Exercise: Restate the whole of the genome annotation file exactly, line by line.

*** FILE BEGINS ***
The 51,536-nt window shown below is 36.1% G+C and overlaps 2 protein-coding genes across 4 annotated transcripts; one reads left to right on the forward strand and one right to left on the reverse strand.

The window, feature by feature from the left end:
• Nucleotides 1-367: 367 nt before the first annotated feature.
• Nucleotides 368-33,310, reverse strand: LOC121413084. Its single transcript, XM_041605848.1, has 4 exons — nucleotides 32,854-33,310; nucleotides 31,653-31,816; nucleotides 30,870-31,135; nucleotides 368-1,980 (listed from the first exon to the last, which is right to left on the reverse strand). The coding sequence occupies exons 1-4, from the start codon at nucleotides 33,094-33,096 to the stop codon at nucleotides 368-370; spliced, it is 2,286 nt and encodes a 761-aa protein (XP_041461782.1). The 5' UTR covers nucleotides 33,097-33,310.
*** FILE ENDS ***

The 51,536-nt window shown below is 36.1% G+C and overlaps 2 protein-coding genes across 4 annotated transcripts; one reads left to right on the forward strand and one right to left on the reverse strand.

The window, feature by feature from the left end:
• Nucleotides 1-367: 367 nt before the first annotated feature.
• Nucleotides 368-33,310, reverse strand: LOC121413084. Its single transcript, XM_041605848.1, has 4 exons — nucleotides 32,854-33,310; nucleotides 31,653-31,816; nucleotides 30,870-31,135; nucleotides 368-1,980 (listed from the first exon to the last, which is right to left on the reverse strand). The coding sequence occupies exons 1-4, from the start codon at nucleotides 33,094-33,096 to the stop codon at nucleotides 368-370; spliced, it is 2,286 nt and encodes a 761-aa protein (XP_041461782.1). The 5' UTR covers nucleotides 33,097-33,310.